DETROIT - Sen. Barack Obama, D-Ill., on Thursday decried the lack of outrage over gun violence in urban America and criticized President Bush’s decision to commute the sentence of former White House aide Lewis “Scooter” Libby while black men serve prison time for lesser crimes.
Sen. Hillary Clinton, D-N.Y., suggested the solution to urban violence is providing hope of a brighter future to young men, through better education as well as the occasional second chance after a run-in with the criminal justice system.
In fact, throughout a two-hour forum before the National Association for the Advancement of Colored People, the full field of Democratic presidential candidates spoke about issues of poverty, justice and equality in the clearest terms of the campaign to date.
It wasn’t hard to see why. Such a large-scale gathering of the black establishment always presents a target-rich environment for Democrats, who routinely court African-American voters as an active part of their party’s base.
But there was a heightened sense of confidence among those in attendance, many of whom seem well-aware of their potential to have greater influence over the selection of the next Democratic presidential nominee than at any time in recent history.
The decision to make the South Carolina primary one of the first in the nation next year gives new power to that state’s large black population. And many of the states holding early - and, as a likely result, influential - primaries have large African-American populations.
At the same time, black leaders say the community is excited about the field of candidates, which includes not only Clinton and other longtime friends of the community, but also Obama, who wants to be the country’s first black president. That could translate into a more engaged - and potentially more powerful - black electorate in the next presidential election .
“This is an unprecedented opportunity for black voters,” said Julian Bond, chairman of the NAACP. “It’s such a radical departure to have South Carolina as an early state, when in the past, what we’ve had are heavyweight states that are demographically so unrepresentative of the United States. It’s an amazing chance for black voters to weigh in.”
The NAACP event offered candidates the chance to try and win over key members of the African-American community, and the Democratic hopefuls were clearly speaking directly to the touchstone issues important to those opinion leaders.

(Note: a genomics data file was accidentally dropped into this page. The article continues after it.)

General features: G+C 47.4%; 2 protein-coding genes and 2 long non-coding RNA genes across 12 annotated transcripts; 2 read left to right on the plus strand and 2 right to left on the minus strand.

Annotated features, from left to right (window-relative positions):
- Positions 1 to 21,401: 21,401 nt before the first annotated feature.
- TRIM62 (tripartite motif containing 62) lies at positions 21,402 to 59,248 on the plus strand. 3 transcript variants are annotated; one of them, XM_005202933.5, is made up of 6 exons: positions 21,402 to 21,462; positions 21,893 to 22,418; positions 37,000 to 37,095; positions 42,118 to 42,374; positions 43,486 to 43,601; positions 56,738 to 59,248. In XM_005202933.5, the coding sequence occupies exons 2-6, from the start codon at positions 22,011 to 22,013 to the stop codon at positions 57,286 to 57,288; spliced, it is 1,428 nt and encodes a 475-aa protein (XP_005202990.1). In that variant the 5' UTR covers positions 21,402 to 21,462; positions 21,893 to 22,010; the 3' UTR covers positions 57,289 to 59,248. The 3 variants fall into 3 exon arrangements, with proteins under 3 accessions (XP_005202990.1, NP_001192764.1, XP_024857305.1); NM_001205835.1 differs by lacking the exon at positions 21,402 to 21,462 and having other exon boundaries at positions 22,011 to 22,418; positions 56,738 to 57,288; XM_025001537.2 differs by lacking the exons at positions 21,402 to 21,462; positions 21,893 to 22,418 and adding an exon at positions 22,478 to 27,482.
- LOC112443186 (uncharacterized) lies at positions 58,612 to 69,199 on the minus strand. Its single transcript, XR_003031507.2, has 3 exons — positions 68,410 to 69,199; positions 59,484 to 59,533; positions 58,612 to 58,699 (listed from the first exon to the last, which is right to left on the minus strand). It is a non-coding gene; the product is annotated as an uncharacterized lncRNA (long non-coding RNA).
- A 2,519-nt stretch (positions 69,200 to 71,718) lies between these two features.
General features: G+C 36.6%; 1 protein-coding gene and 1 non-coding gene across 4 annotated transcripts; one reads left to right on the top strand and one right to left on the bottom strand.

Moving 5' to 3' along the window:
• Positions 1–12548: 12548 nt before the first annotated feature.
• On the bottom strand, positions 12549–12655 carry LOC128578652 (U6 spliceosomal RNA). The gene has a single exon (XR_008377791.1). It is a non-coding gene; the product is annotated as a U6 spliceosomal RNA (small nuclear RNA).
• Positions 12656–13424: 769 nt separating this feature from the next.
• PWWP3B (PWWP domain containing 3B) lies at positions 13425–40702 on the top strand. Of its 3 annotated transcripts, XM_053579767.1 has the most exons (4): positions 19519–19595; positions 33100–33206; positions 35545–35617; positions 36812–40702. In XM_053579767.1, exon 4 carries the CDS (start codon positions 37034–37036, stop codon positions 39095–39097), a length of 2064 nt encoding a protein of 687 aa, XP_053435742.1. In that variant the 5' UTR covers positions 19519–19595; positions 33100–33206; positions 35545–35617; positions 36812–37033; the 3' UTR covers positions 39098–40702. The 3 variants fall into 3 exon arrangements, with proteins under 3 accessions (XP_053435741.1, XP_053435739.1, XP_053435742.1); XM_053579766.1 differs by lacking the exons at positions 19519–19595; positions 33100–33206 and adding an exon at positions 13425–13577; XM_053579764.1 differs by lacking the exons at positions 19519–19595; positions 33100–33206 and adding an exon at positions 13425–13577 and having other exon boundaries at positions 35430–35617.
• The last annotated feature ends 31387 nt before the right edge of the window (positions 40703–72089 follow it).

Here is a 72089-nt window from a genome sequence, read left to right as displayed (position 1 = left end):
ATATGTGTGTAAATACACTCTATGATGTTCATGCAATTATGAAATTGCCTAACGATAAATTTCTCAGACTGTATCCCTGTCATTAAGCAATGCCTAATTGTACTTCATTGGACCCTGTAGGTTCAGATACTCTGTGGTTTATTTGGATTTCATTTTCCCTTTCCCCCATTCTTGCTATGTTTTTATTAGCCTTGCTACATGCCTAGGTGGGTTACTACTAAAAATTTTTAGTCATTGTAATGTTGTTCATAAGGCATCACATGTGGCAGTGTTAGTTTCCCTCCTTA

During a recent candidate forum at Howard University, Obama spoke in mostly lofty terms about domestic issues, leaving some to think the evening had seen Clinton express more moral outrage over social injustice.
But on Thursday, Obama combined his intellectual assessment of social problems with a stronger dose of personal feeling, as when he suggested that Libby got off easy compared to others who are sentenced to prison.
“We know we have more work to do when Scooter Libby gets no prison time and a 21-year-old honor student, who hadn’t even committed a felony, gets 10 years in prison,” Obama said.
Later, an aide to Obama said the senator was talking about Genarlow Wilson, who is serving time in Georgia for having consensual oral sex with a 15-year-old girl when he was 17 years old. The law Wilson was convicted of breaking was a felony, but has since been changed by Georgia lawmakers. Libby was convicted of obstruction of justice, but Bush commuted his sentence last week.
Obama also suggested that society isn’t angry enough about urban violence.
“You know, when the massacre happened at Virginia Tech, I think all of us were grief-stricken and rightfully so,” Obama said. “We were shocked by the carnage. But in this year alone, in Chicago, we’ve had 34 Chicago Public School students gunned down and killed ... and for the most part, there has been silence.”
The answer, said Obama, “is to make sure that we change our politics so that we care just as much about those 30-some children in Chicago who’ve been shot as we do the children at Virginia Tech.”
In response to the same question about how to deal with gun violence, Clinton said, “We do have to give young men particularly a better chance for the future.”
That includes education, she said, and “second chances when they get caught by the criminal justice system.”
New Mexico Gov. Bill Richardson spoke openly about issues of diversity and equality, at one point pointing out to the crowd that the sole Republican presidential candidate, Rep. Tom Tancredo of Colorado, takes a hard-line approach to immigration. Richardson’s mother is Mexican and he spent much of his childhood in Mexico.
“I have a beef to pick with you,” Richardson told the group, smiling. “You just invited Tom Tancredo, who I think said he wants to send me back to Mexico.”
Former Sen. John Edwards of North Carolina said during the debate that he plans to launch a tour next week starting in New Orleans and winding through the South, evoking comparisons from some in the crowd to Robert F. Kennedy’s tour of Appalachia.
“Doing something about the `two Americas’ is the cause of my life,” Edwards said. “We want America to see the other America. We want America to understand the struggles that are going on.”
All of the Democratic candidates received ovations and applause, with perhaps the loudest responses going to Obama. Sen. Chris Dodd of Connecticut and Joe Biden of Delaware have a long history with the NAACP and its leaders.
Still, NAACP officials said no one candidate or party can take for granted to votes of African Americans.
“African-Americans in general are just really tired of presidential candidates on either side, Democrat or Republican, assuming that their vote is going to go in one direction,” said Erica McLaughlin, a member of the National Board of Directors for the group. “That kind of mentality (means) candidates don’t really address the issues that African-Americans face.”